10 Best Fish Cakes For Ramen: From Soft And Squishy To Fried

by Joost Nusselder | Updated:  September 1, 2022

17 easy recipes anyone can make...

All the tips you'll need to get started in Japanese cooking with, FOR A LIMITED TIME, FREE as our first email: the complete Japanese with ease cookbook.

We'll only use your email address for our newsletter and respect your privacy

I love creating free content full of tips for my readers, you. I don't accept paid sponsorships, my opinion is my own, but if you find my recommendations helpful and you end up buying something you like through one of my links, I could earn a commission at no extra cost to you. Learn more

Check out our new cookbook

Bitemybun's family recipes with complete meal planner and recipe guide.

Try it out for free with Kindle Unlimited:

Read for free

What are the fish cakes (or kamaboko) in ramen called?

Narutomaki is the most popular type of fish cake you can put in your ramen. They look swirly and delicious and have a great chewy texture.

But they aren’t the only game in town so let’s look at the top choices!

10 types of japanese fish cakes
Favorite Asian Recipes
Favorite Asian Recipes

If you want an authentic taste, this Ono narutomaki log is a great choice:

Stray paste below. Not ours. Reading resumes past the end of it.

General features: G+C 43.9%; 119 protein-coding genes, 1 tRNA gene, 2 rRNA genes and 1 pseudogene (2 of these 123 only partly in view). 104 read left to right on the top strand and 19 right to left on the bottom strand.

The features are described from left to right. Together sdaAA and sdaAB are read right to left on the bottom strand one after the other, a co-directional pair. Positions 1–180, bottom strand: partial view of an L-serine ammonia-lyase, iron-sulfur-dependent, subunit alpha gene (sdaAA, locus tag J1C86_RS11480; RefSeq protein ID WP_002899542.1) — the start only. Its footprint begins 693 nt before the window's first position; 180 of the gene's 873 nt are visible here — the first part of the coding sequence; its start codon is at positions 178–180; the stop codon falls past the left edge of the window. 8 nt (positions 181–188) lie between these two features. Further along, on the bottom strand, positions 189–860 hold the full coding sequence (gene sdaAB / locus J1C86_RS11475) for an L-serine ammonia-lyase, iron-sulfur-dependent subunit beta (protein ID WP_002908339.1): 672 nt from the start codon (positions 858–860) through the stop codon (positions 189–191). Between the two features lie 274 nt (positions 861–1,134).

Ono narutomaki

(view more images)

Best ramen fish cakes

Red kamaboko

Red kamaboko fishcake

This Japanese fish cake is one of the most famous. It’s enjoyed with soups like ramen noodles and soba.

Even though it’s called “red”, it actually is more pink than red.

This kind of kamaboko is steamed on a little wood board. It often comes together with white kamaboko, often even in the same roll.

White kamaboko

White japanese kamaboko fish cake

This fish cake is second in popularity to red kamaboko.

It’s all white in color and is steamed. The outer part of the tube-shaped fish cake is broiled to give that brilliant dark colored look on the outside.

Also read: anchovy sauce vs fish sauce: are they the same?

Kani kamaboko

Kani kamaboko imitation crab surimi

This Japanese fish cake is famously referred to as imitation crab. But it’s actually made of white fish and prepared with the fluids of crabs!

Kani kamaboko is prominently used in westernized sushi, such as a filling in California sushi rolls.